Reduction of burden of hemolyzed specimens in a large urban emergency department: A real-world, five years’ experience

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Gianfranco Cervellin *
Rosalia Aloe
Laura Bonfanti
Patrizia Bonelli
Giuseppe Lippi
(*) Corresponding Author:
Gianfranco Cervellin | gcervellin@ao.pr.it

Abstract

In vitro hemolysis may jeopardize patient care because tests results generated using unsuitable specimens may lead to inappropriate patient management. The prevalence of hemolyzed specimens is high in the emergency department (ED). We previously showed that collecting blood by means of a closed system entailing manual aspiration of blood instead of using conventional evacuated systems was effective to cut-down by nearly half the rate of hemolysis. Aim of this real world study was to verify whether longterm replacement of standard evacuated blood collection systems may be really effective to reduce the burden of spurious hemolysis. Starting from May 2014 in the ED of our Hospital vacuum tubes were replaced with S-Monovette serum tubes. We compared data about hemolyzed specimens entered in the two years before the implementation of the new device (i.e., 2012 and 2013) and the two years after introducing SMonovette in manual aspiration mode (i.e. 2015 and 2016). The year 2014 was not considered due to mixed data. The rate of hemolyzed specimens decreased from 4.36% to 3.07% with the use of S-Monovette in manual aspiration mode (Chi squared, 183.8; P<0.001). The likelihood of obtaining hemolyzed specimens was hence reduced by approximately 30% (relative risk, 0.707), with an expected economic saving of approximately 510€/year. The results of this real-world study demonstrate that the use of an alternative closed device encompassing manual aspiration for drawing blood from intravenous catheters may reduce hemolyzed samples by approximately 30%, so representing a valuable perspective for safeguarding patient safety and improving ED efficiency.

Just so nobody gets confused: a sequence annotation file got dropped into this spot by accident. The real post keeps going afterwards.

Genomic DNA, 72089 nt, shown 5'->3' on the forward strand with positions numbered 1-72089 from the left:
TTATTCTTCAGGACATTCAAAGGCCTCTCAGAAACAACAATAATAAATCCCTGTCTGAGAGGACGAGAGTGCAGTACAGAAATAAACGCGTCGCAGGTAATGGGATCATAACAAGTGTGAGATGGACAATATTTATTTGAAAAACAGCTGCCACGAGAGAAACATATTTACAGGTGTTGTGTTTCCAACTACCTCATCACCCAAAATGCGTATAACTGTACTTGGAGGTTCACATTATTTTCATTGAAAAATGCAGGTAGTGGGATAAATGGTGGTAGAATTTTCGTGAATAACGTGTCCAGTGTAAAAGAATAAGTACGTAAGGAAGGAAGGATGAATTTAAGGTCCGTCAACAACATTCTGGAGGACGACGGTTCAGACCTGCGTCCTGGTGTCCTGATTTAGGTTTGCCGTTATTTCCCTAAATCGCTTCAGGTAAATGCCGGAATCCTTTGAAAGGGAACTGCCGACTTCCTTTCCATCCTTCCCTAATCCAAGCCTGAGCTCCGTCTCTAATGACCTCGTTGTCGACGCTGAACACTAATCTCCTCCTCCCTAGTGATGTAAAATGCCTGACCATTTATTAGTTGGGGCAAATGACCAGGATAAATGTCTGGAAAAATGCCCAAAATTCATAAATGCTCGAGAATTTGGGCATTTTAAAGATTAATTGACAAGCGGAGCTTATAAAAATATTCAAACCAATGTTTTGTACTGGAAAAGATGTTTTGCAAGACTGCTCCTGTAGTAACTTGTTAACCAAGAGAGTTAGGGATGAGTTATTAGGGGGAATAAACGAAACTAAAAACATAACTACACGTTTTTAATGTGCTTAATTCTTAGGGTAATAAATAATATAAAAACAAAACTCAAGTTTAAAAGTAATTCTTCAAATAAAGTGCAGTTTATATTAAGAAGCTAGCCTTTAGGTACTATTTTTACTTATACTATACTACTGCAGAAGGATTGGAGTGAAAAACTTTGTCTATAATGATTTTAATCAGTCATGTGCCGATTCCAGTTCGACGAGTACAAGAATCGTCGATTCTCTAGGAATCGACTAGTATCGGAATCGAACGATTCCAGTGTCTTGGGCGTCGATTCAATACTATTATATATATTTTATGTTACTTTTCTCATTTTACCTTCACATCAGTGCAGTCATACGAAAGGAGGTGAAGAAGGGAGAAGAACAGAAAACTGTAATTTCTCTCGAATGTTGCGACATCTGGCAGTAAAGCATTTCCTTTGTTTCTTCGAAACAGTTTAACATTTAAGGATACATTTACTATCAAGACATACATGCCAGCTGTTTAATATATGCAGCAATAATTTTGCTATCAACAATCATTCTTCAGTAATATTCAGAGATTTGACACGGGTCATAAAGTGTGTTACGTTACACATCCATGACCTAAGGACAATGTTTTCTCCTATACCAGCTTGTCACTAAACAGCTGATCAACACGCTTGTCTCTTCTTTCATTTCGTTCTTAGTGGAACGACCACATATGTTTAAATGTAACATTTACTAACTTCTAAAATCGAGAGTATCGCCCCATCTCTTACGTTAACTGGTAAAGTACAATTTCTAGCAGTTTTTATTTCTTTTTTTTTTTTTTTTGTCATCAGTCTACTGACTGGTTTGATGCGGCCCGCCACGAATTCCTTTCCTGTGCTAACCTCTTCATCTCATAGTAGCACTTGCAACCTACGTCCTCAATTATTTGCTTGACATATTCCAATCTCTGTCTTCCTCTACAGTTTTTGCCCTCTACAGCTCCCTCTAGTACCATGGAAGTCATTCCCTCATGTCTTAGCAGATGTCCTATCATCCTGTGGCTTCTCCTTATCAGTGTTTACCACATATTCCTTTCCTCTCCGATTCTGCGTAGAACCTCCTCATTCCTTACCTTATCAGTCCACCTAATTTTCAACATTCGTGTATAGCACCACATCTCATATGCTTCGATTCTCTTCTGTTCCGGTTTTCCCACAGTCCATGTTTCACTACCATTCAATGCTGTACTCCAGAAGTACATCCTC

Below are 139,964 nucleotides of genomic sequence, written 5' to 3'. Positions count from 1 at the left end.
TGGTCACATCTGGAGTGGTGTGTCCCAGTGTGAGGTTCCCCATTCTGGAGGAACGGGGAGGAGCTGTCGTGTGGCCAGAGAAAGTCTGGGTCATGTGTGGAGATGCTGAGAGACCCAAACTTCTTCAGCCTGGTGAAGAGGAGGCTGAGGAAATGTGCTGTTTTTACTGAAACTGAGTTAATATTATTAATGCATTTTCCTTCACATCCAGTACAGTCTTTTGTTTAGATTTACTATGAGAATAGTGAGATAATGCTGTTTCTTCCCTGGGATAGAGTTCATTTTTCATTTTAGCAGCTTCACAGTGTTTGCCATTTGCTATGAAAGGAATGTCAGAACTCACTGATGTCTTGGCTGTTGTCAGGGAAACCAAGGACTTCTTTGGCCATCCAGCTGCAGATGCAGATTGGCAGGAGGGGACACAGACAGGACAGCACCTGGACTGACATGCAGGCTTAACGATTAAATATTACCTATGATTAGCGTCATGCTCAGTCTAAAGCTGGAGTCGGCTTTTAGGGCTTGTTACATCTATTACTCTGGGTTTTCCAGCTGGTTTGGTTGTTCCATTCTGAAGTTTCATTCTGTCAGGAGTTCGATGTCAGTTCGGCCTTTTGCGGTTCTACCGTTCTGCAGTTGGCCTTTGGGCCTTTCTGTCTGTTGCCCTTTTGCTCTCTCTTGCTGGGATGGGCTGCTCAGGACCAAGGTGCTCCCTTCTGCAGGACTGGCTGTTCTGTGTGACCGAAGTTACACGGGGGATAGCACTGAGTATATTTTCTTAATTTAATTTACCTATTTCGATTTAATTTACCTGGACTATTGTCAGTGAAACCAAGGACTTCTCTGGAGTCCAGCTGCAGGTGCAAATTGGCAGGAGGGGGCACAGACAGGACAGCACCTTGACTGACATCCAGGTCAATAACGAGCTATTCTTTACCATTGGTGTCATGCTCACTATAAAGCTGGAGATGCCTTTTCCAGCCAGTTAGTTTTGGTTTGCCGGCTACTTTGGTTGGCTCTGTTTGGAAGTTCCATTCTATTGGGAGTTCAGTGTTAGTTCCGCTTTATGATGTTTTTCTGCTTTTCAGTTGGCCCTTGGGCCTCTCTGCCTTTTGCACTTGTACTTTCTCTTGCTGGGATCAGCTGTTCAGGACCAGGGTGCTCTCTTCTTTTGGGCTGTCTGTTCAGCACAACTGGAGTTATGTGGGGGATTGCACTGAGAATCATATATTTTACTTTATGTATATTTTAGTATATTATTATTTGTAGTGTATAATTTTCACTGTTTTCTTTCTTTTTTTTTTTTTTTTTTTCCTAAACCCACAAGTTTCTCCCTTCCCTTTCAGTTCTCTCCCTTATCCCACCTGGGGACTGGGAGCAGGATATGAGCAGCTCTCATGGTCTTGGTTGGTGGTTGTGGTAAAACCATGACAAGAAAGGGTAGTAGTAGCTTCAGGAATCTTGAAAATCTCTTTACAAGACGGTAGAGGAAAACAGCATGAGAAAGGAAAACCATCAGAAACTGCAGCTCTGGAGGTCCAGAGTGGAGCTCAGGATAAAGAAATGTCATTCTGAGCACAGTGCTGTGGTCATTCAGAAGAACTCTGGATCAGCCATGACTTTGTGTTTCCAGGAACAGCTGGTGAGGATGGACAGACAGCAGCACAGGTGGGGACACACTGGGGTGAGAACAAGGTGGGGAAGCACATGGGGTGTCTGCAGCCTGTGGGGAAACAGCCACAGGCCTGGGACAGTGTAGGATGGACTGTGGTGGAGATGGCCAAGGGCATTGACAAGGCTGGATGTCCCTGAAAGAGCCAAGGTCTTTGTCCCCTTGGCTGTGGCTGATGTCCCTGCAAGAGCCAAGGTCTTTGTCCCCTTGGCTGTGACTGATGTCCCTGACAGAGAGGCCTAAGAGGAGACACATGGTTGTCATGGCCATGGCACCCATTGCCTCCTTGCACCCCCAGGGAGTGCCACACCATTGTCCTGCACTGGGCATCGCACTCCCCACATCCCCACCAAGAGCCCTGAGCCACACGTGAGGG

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Author Biographies

Gianfranco Cervellin, Emergency Department, Academic Hospital of Parma, Parma

Emergency Department

Rosalia Aloe, Clinical Chemistry Laboratory, Academic Hospital of Parma, Parma

Clinical Biochemistry

Laura Bonfanti, Emergency Department, Academic Hospital of Parma, Parma

Emergency Department

Patrizia Bonelli, Clinical Chemistry Laboratory, Academic Hospital of Parma, Parma

Clinical Biochemistry

Giuseppe Lippi, Section of Clinical Biochemistry, University of Verona, Verona

Clinical Biochemistry

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